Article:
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San Francisco Estuary Invasive Spartina Project
Drift Card Study

Overview | Locations | FAQs


This study is intended to mimic the dispersal patterns of non-native Spartina seed by releasing floating ‘drift cards’ at selected locations within the Bay and tracking where the cards are found. This will help us to better understand where Spartina might crop up in the future.

Spartina dies down the ground each fall/early winter. The stems break off and form large mats (called wrack), which float with the tides on the water surface. Wrack may carry Spartina seed – which can survive in wet, cold, salty conditions (like those found in Bay waters) for periods of one year. If we can find the “hot spots” for where seed is drifting, we will be able to identify high-risk areas where we want to concentrate our future monitoring work.

The first round of drift cards involved three releases at each of seven sites in spring and summer 2007. The letters (A-G) identify the sites and the numbers (1-3) indicate which release date. For example, at Site A, there were three separate releases of 50 cards each, so the identifying group code would be A-1 for the first release, A-2 for the second and A-3 for the third.

To gather additional information, a second round of drift card releases commenced in December 2007. As before, letters (H-N) identify the locations and the numbers mark whether the card came from the first, second or third batch of cards dispersed at that site. (See below for exact release dates.)

It has now been several years since the first two rounds of drift card releases and there has been significant progress on the eradication of invasive Spartina from San Francisco Bay. The baywide infestation has been reduced by over 90% from the peak acreage of 2006, and a large number of sites are approaching eradication. However, there are a small number of sites that still contain a substantial infestation of invasive cordgrass and ISP is seeking more information about how those sites may influence the eradication around the Bay as treatment progresses.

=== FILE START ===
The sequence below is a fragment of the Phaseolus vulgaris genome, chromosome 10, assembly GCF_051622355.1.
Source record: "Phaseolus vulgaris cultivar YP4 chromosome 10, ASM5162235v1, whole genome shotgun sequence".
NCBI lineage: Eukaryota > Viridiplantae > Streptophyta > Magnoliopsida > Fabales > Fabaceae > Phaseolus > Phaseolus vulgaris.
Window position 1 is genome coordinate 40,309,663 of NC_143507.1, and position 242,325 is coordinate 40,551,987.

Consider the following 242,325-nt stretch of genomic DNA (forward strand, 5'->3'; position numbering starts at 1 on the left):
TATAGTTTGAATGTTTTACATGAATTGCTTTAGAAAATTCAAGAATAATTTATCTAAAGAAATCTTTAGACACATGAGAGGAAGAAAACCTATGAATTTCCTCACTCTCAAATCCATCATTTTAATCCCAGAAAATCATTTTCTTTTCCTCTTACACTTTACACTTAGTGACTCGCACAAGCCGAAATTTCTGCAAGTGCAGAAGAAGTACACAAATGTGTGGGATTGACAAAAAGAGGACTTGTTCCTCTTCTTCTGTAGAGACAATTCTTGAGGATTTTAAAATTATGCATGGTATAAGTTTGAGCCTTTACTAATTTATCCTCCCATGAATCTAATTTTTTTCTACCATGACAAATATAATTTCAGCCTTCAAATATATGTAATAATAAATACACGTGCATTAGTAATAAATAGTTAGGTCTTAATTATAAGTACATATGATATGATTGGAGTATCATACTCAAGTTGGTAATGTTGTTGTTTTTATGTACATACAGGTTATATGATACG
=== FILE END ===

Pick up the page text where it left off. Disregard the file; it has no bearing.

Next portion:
Information from a third round of drift card releases from these sites in late 2011 and early 2012 will help to inform future monitoring efforts, will provide additional data on currents to enhance the lessons learned from the first two rounds, and will provide an educational tool for discussions with permitting agencies as well as shoreline landowners.

The cards are released individually at each marsh site — flung, dropped, or tossed into the open water, taking advantage of outgoing tides.

Public volunteers who report the locations where they find the cards are a critical part of our drift card study. Your efforts directly enhance the effectiveness of ISP’s Control Program.

From the information gathered in this study, staff is developing a database and map of the distribution of cards throughout the Bay. Several cards released from Creekside Park, Corte Madera Creek traveled many miles to the outer coast. Many of the cards released at the West Bay sites of Colma Creek and Bair Island traveled southeast, crossing the entire Bay. One interesting deposition spot from multiple release sites was the USFWS Don Edwards National Wildlife Refuge near the Dumbarton Bridge.